Spanish Hotels Want Cuban Tourists

HAVANA TIMES — The Spanish hotel chain in Cuba, Melia Hotels International, has developed a marketing campaign to attract Cuban tourists, inviting them to visit their 25 facilities on the island, reported the Xinhua news agency on Sunday.

The specialist of the company’s Cuba division, Alejandro Fuentefria, said discount sales are being offered at eight tourist destinations and that the company is promoting its services to Cuban tour operators.

Melia’s promotional campaign “Cuba in every sense” is seeking to offset the usual offseason decline among foreign customers by replacing it with Cuban vacationers, which should mean a 15 to 20 percent increase in revenue for the company.

8 thoughts on “Spanish Hotels Want Cuban Tourists

  • Cuba seems to have three situations regarding hotels – those wholly owned and managed by the Cuban government, those wholly owned by the government but under foreign management, and those with 20%-50% foreign interests, managed by the interests. The guidebooks write about slight differences between the three types but with no clear preferences expressed in terms of services or facilities offered. Cuba is usually rated as an economy tourist destination with better facilities found in other sun destinations, but costing more.

    This would indicate there is room for improvement for both government and foreign run hotels in terms of attracting more up market tourism. From conversations with fellow Canadians, the reason I mostly hear for not holidaying in Cuba is a desire for better food and accommodations.

    I would argue capitalists, as long as they can make juicy profits and their enterprises are not threatened, don’t give a fig about the bigger picture – in this case, why the Cuban government has opened up the country to tourism in the first place.

    ‘John Sparre’ doesn’t understand “why Cubans are not into backpacker tourism”, feeling that backpackers are “the real high end of the market” as “they are easy to please and there is no off season for backpackers”. I’ve found no statistics to back up his claim but it’s obvious more tourists would be crawling through Cuba than ever before.

    Bluntly speaking, tourists are tolerated in countries for one reason – the money they bring to the economy. Otherwise, they are strangers in your country who rarely get to know you or come to understand your ways, or even want to. Backpackers are more open-minded but the ones I see mostly hang out and socialize with fellow backpackers, so not much different than tourists cosseted in their hotel enclaves.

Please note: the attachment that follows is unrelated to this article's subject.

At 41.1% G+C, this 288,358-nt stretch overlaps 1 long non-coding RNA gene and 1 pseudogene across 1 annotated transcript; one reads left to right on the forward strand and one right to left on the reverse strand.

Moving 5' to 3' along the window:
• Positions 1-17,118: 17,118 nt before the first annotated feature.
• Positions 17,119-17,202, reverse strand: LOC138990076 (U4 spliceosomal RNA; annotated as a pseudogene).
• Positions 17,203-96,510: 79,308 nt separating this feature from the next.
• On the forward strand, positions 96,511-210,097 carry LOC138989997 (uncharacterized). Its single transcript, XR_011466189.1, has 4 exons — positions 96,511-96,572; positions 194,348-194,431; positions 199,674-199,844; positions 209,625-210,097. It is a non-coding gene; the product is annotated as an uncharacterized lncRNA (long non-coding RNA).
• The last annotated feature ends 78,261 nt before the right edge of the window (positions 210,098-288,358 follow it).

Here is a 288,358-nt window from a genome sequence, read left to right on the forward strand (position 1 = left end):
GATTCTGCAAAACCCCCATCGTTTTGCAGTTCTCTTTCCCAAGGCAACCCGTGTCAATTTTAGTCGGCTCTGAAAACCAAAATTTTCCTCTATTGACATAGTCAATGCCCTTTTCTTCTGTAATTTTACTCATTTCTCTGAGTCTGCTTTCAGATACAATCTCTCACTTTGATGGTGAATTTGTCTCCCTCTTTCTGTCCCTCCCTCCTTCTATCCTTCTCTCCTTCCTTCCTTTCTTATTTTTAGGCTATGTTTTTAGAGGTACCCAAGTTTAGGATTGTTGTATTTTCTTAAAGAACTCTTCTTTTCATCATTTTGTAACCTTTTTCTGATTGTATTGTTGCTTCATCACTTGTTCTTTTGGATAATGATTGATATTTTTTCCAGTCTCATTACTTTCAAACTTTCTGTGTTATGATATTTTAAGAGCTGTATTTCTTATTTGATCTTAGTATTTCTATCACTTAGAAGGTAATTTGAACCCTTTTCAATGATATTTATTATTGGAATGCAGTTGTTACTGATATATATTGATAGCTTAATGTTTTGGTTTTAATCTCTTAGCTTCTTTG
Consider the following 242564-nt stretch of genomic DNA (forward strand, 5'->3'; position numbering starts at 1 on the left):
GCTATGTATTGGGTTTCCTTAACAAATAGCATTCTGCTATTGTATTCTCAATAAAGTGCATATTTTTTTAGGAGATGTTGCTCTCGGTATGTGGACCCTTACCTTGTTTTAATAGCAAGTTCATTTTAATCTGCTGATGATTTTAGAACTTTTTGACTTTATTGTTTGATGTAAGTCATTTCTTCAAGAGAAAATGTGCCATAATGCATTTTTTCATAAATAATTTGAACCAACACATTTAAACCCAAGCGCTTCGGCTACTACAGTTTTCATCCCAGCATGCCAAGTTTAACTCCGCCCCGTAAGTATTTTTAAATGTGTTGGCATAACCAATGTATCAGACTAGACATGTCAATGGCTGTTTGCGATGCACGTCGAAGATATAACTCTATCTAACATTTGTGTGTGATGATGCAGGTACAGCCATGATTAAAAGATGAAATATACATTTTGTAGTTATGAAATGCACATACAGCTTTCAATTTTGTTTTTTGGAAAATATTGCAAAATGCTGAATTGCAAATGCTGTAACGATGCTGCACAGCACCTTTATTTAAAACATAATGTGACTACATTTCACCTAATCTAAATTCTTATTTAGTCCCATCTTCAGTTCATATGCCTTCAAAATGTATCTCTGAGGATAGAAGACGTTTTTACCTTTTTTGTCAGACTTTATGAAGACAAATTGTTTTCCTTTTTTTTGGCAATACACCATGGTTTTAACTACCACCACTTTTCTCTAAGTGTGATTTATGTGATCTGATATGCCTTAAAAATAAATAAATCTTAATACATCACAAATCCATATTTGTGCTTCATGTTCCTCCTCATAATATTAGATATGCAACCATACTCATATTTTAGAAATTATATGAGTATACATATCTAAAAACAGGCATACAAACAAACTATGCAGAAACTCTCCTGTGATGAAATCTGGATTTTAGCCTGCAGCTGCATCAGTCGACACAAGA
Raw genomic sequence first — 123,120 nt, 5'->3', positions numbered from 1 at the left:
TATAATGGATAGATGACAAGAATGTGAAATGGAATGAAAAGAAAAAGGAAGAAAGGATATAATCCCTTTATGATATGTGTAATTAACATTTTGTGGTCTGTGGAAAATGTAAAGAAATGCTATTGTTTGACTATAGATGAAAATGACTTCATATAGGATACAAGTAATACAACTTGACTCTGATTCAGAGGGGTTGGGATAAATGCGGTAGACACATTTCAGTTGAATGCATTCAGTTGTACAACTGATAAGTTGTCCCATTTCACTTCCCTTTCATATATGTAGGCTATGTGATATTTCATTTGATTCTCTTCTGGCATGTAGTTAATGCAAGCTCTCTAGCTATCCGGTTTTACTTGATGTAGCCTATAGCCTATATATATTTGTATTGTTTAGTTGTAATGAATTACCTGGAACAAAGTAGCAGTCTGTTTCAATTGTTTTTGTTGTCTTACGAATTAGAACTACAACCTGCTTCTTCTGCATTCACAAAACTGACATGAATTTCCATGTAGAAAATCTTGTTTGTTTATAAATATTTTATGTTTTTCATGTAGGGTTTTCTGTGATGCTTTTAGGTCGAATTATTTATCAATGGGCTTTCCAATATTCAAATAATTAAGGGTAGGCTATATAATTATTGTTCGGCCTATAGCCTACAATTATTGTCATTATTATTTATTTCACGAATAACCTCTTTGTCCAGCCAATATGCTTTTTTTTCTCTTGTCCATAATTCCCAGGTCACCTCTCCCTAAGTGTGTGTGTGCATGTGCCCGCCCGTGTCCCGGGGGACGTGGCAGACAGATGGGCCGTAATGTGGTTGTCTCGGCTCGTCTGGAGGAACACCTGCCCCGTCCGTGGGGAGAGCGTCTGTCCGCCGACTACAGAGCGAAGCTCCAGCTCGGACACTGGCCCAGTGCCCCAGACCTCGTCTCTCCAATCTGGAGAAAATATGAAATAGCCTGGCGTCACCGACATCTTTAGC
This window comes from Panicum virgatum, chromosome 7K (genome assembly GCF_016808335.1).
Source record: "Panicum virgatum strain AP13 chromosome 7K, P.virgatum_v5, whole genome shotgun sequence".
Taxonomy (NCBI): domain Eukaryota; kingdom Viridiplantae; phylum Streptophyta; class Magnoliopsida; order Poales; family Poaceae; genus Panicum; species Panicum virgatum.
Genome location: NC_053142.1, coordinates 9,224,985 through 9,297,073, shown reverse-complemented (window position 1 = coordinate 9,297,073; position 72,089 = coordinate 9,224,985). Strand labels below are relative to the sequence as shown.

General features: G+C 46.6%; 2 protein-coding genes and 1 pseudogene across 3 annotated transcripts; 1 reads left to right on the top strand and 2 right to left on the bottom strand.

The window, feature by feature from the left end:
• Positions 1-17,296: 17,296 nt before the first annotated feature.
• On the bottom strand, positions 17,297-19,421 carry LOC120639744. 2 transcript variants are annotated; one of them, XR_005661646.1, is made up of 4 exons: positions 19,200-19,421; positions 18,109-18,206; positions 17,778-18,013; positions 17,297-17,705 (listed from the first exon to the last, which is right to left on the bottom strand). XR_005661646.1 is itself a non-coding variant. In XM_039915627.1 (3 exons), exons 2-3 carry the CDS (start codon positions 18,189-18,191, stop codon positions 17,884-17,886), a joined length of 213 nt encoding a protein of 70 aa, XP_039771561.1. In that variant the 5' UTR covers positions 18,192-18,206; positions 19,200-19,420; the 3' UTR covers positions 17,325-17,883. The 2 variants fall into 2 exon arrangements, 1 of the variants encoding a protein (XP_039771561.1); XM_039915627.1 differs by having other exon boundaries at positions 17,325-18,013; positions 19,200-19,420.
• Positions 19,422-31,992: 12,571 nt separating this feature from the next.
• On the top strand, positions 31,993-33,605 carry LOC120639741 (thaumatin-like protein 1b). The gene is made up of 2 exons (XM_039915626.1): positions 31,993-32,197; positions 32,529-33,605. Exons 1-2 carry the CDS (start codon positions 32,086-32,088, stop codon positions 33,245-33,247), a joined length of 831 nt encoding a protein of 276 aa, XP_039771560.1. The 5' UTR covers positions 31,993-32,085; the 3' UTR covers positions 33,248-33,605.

There are few true travelers in the world. Paul Bowles an expatriate American who lived most of his life in Morocco, in his book, “The Sheltering Sky” was intrigued by the differences between a tourist and a traveler. He wrote, “The tourist generally hurries back home at the end of a few weeks or months, the traveler, belonging no more to one place than to the next, moves slowly, over periods of years, from one part of the earth to another.”

    “Another important difference between tourist and traveler is that the former accepts his own civilization without question; not so the traveler, who compares it with the others, and rejects those elements he finds not to his liking.”

    And in the film made from the book there is this exchange between the three main characters:

    Tunner: We’re probably the first tourists they’ve had since the war.
    Kit: Tunner, we’re not tourists. We’re travelers.
    Tunner: Oh. What’s the difference?
    Port: A tourist is someone who thinks about going home the moment they arrive, Tunner.
    Kit: Whereas a traveler might not come back at all.

    I think of tourists as being similar to a cash crop – to be harvested as efficiently as possible for the funds they bring in, not the sustenance they offer.

  • Thank you, Lawrence W. I stand in awe of someone like you. If only we could recruit you and a couple of others to help lead our movement, we could alter the Universe in short order.

    Much of what john sparre says is true, although, as you understand, he comes from a pro-capitalist viewpoint. Too bad the monopolist machine he inadvertently winds up supporting is destroying the world environment! So, he will be smug and self-righteous, right up to the irreversible end.

    What socialism needs to do is recognize and utilize the enormous potential of the socialist cooperative entrepreneur for socialist construction. Cheers.

  • Interesting points being made. It sounds like the standard co-op model needs some adjustments to better suit the tourism industry. I think it’s preferable to adapt cooperatives rather than live with the evils of capitalism. Let’s have a look at the serious, endemic problems the capitalist model brings, impossible to eliminate due to its basic flaw – it is not designed to serve the common good.